Normalising the conversation about doctors' mental health



The following article was written by Dr Geoffrey Toogood is a cardiologist and a long-time advocate for mental health and published at MJA Insight on 26 March 2018.

I RECENTLY was able to host a Grand Round at Peninsula Health to discuss doctors’ mental health.

The panelists included Dr Mukesh Haikerwal, Dr Helen Schultz and the federal Health Minister Greg Hunt.

There were a number of issues discussed, but I would like to focus on normalisation – the process of bringing, or returning, something to a normal condition or state.

In the hospital workplace, “normalisation” would be being able to discuss our mental health like we would a broken leg.

The medical culture normalises the conversations about abnormal behaviour all the time. The list is endless – how many hours we can work without sleep, how many operations we can perform exhausted, how many patients we can see, how we can leap over tall buildings in a single bound. We wear these as medals of honour on our chest and dare – and sometimes intimidate – others, especially juniors, into following, implying that if they don’t, they are not made of the right stuff. It’s a baptism of fire for most doctors, and, sadly, it can be a fatal one.

The result is destructive internal self-talk. But doctors are humans who, like all humans, can be vulnerable. It’s that vulnerability we need to embrace to become better doctors and better humans. Normalising our vulnerability would be a good step forward in the medical culture, perhaps much more so than “resilience building”. Vulnerability is an enduring signature trait in any person, but especially doctors.

Minister Hunt called for a normalisation of mental health of doctors, indeed, of all people, and he shared his own story about his mother, a nurse dealing with bipolar disorder.

I followed with my own story about how seriously ill I was with depression, the barriers I faced, and that I am now recovered, working and glad I am alive.

What is my story?

In brief, I was battling severe depression and constant suicidal ideation. I needed help.

There were many barriers to seeking help. Some were internal, though far more were external – the fear for my career (mandatory reporting loomed large), what would happen if my colleagues found out, would they support me, would they treat me differently?

An abnormal magnetic resonance imaging scan revealed that it was a neurological episode – perhaps transient global amnesia, perhaps a stroke. That diagnosis allowed me some much-needed space to recover, because now I had an organic, visible, neurological problem and not an invisible mental health disorder. Before the diagnosis, it was not clear to me how I would get assistance, but having the abnormal scan gave me that space, albeit briefly.

Lying in that emergency department bed I was seeing my life flash in front of me, and I vowed that if I recovered I would not to allow a similar dilemma to happen to others.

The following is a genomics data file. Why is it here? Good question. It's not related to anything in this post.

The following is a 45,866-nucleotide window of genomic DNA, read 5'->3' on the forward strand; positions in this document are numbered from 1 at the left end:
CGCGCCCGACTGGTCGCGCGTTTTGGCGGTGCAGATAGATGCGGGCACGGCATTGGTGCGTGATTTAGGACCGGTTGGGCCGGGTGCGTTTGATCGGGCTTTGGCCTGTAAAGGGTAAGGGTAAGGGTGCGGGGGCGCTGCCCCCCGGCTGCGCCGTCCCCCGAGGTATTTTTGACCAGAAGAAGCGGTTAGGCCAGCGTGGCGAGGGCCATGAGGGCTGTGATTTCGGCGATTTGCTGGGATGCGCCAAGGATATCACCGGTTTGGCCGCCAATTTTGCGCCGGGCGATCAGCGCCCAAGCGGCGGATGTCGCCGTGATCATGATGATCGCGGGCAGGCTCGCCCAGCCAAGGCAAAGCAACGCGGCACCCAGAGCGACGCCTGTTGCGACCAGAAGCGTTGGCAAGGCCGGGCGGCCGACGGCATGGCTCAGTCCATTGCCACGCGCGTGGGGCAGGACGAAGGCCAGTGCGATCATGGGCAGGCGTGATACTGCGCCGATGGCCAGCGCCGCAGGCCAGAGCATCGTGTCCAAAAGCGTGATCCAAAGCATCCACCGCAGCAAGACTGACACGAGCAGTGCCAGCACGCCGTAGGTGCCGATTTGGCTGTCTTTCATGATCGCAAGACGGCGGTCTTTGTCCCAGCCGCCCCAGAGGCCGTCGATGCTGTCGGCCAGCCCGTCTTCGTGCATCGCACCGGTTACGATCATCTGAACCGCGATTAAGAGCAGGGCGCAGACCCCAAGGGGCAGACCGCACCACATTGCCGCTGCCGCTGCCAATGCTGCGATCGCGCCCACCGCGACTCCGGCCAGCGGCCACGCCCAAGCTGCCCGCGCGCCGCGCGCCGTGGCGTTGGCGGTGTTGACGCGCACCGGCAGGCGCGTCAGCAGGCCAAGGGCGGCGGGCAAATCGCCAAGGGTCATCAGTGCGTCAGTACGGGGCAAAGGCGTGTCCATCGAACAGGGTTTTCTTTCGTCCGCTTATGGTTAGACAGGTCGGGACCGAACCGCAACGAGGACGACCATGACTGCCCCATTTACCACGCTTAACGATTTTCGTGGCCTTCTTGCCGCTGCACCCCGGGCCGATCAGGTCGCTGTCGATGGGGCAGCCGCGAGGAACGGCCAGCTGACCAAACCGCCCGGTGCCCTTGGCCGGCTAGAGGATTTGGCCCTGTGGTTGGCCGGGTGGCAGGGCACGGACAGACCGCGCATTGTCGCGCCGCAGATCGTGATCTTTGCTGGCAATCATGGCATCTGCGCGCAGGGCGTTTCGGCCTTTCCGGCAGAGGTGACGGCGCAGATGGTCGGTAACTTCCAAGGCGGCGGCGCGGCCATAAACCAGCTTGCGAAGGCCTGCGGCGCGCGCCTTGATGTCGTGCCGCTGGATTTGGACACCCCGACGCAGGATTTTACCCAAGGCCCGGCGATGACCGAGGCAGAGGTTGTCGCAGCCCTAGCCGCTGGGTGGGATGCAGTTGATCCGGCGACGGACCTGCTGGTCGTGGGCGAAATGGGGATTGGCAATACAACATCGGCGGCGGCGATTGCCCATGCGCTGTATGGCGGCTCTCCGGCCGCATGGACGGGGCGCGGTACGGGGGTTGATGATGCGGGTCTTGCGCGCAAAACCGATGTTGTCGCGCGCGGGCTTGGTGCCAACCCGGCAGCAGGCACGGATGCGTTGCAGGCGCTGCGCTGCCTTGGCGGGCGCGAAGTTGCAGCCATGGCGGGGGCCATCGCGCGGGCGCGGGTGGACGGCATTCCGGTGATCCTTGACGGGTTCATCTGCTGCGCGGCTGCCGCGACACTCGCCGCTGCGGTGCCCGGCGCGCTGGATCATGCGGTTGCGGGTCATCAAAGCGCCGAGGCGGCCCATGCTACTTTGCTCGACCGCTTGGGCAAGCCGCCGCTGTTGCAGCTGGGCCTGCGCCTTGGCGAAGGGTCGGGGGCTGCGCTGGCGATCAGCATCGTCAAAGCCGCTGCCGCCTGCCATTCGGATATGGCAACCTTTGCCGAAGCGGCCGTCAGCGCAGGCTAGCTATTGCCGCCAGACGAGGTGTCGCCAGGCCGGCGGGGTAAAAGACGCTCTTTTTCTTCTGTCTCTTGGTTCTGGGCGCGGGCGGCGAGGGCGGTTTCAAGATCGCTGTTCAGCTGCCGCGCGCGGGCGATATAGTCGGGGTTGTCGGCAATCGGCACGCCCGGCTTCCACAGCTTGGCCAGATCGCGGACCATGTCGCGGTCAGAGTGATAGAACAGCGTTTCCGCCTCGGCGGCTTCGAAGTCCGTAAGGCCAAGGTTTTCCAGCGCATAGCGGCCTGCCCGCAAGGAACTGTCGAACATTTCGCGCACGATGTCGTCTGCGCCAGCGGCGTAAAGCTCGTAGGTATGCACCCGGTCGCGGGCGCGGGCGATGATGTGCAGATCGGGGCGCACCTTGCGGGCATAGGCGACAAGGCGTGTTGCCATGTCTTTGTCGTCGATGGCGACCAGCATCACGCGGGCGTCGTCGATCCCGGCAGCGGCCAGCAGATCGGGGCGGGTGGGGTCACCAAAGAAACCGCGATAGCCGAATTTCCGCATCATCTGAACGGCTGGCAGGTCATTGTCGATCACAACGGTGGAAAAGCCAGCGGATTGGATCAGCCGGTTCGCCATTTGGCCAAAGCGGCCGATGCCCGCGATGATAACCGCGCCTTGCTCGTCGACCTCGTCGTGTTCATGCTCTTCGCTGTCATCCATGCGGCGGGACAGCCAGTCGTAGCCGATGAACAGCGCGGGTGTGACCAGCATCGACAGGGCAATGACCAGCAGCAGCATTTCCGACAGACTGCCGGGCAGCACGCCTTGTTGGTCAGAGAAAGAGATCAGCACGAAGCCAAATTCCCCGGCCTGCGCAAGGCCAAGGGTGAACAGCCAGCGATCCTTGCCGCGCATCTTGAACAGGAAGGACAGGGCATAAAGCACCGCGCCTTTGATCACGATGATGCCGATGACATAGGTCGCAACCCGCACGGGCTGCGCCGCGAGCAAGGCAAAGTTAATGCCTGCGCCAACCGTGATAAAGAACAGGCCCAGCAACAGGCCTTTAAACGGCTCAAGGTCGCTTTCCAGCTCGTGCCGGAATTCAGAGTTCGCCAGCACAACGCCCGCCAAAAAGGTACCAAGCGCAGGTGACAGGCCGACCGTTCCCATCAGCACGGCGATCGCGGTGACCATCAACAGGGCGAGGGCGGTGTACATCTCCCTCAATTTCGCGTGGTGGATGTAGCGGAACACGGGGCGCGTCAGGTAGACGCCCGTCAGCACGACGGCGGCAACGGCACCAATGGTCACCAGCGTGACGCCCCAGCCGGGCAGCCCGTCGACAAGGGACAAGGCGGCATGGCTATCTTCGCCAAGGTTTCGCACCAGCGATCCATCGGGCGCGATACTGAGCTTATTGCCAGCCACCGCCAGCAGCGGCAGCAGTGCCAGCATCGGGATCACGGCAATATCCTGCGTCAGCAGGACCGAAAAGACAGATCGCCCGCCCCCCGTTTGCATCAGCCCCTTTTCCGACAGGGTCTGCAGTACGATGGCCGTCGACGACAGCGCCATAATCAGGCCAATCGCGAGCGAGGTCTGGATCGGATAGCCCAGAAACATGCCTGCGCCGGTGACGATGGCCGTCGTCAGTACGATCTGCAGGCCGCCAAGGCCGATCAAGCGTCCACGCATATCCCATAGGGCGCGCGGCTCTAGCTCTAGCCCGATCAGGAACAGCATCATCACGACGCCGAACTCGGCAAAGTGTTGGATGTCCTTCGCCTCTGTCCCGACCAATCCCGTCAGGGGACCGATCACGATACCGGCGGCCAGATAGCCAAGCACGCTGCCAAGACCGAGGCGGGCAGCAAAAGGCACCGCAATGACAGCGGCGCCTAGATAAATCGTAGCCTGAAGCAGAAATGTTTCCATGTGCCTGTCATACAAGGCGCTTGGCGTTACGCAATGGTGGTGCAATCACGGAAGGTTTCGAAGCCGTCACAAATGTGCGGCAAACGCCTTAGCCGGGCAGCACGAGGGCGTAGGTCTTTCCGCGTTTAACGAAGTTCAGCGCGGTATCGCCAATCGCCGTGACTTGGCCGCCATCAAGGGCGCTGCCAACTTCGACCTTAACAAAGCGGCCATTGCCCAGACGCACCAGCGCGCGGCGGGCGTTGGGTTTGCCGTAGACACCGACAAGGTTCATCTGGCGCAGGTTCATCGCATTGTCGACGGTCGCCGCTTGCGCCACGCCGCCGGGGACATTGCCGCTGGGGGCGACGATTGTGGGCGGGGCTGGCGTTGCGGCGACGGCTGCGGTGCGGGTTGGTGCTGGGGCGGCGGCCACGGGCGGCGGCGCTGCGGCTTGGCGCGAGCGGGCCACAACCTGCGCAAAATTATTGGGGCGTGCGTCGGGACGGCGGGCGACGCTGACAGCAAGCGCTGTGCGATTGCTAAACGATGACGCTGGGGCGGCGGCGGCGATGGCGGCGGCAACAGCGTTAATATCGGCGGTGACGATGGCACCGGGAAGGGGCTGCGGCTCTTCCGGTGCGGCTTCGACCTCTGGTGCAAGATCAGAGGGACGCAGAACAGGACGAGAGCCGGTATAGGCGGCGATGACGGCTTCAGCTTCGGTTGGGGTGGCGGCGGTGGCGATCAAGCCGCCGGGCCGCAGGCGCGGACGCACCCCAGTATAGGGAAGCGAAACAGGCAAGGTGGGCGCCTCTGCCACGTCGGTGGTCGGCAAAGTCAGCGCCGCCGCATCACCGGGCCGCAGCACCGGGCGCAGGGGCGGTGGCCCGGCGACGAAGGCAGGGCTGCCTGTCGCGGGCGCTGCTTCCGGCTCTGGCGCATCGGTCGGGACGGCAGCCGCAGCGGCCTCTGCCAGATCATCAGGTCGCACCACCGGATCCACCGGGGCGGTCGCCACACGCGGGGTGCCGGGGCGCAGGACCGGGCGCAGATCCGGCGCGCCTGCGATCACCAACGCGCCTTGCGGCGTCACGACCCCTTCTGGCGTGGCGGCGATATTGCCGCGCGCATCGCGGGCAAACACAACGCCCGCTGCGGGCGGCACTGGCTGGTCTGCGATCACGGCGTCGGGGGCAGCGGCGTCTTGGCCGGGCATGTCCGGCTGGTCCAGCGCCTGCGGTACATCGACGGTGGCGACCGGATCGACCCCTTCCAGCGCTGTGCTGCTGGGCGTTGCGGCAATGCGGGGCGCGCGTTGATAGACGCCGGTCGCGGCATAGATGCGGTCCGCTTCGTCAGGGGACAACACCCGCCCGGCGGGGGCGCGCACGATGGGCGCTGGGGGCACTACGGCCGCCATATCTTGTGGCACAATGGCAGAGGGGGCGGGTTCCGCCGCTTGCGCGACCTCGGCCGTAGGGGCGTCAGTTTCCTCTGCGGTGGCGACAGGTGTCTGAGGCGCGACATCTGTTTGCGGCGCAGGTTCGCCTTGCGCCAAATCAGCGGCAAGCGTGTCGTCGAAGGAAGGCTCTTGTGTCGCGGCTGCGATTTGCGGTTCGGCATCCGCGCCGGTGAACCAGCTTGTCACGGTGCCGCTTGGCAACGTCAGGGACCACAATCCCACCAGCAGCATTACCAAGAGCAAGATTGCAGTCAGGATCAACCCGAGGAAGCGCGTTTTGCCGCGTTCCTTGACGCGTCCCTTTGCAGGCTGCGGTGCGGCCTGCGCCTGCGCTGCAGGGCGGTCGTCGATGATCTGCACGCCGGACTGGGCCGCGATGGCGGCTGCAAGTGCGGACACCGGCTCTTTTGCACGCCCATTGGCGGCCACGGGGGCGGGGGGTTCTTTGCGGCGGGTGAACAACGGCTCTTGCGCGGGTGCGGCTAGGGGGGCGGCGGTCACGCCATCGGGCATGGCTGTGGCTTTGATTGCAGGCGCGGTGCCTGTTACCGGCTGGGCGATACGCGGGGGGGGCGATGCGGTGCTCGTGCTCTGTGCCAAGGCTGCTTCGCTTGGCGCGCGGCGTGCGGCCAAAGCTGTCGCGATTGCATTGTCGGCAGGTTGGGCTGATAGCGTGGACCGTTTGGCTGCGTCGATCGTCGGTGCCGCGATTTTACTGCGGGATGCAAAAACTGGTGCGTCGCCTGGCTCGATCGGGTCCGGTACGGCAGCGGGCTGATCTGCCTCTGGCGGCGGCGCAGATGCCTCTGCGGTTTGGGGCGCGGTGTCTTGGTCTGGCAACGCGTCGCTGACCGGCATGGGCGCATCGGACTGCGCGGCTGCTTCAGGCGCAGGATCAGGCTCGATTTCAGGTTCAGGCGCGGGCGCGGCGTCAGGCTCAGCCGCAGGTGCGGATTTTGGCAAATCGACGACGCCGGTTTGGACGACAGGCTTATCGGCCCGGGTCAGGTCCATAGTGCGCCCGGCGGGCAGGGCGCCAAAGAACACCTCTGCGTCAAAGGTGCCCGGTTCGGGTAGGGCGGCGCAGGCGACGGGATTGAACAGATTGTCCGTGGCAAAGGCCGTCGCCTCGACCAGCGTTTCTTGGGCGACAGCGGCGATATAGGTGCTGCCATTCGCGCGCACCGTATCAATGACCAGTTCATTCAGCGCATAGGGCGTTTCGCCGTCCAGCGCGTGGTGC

I became a beyondblue speaker. I also speak at and organise Grand Rounds – not for fame or fortune, but as an attempt to get others to seek help much earlier, to make it normal in everyday conversation, not just in medicine but in everyday life.

This openness comes at a cost to me still. For me it’s is a double-edged sword. Countless individuals seek me out after talks and share their own story. They are much too afraid to do so in public because they fear for their career. This can be confronting for me and I may seem distant at these events, but please understand.

The other side of that sword is that being so open can lead to me being targeted and discriminated against, but little of this has come from patients.

Which brings me to the issue of tea rooms for doctors. Or rather the lack of them.

In my residency days, we had quarters where we were able to retreat for some space. They had tubs of almost undrinkable coffee, milk that needed the sniff test and stale white bread. Hardly elitist, but very much an informal sanctuary.

I now have come to understand how very important this space was to our wellbeing in those days. It was the informal debrief of the day or night on call. We normalised and shared our experiences. I have little doubt that this helped my mental wellbeing at a difficult time.

These tea rooms have gone largely in our modern hospitals, where committees in charge of effective space utilisation see this empty space as “high-yield” space. Is this space utilised for clinical work? Rarely, I would suggest.

Our country has an obesity crisis, with ever-expanding waistlines. In health, it’s the administrative waistline that is expanding and filling these precious voids.

I have no doubt that at some stage this will be realised and interest in the need for these safe areas will be rekindled. A consultancy company no doubt will provide the details of how they should be implemented, at great financial cost, of course.

Let’s stop the abnormal conversations.

We must normalise the conversations about mental health. The barriers for this to effectively and safely occur need to be smashed down and those tea rooms returned to their most useful state.


If this article has raised issues for you, help is available at:

Doctors’ Health Advisory Service 02 9437 6552 

beyondblue on 1300 224 636

Lifeline on 13 11 14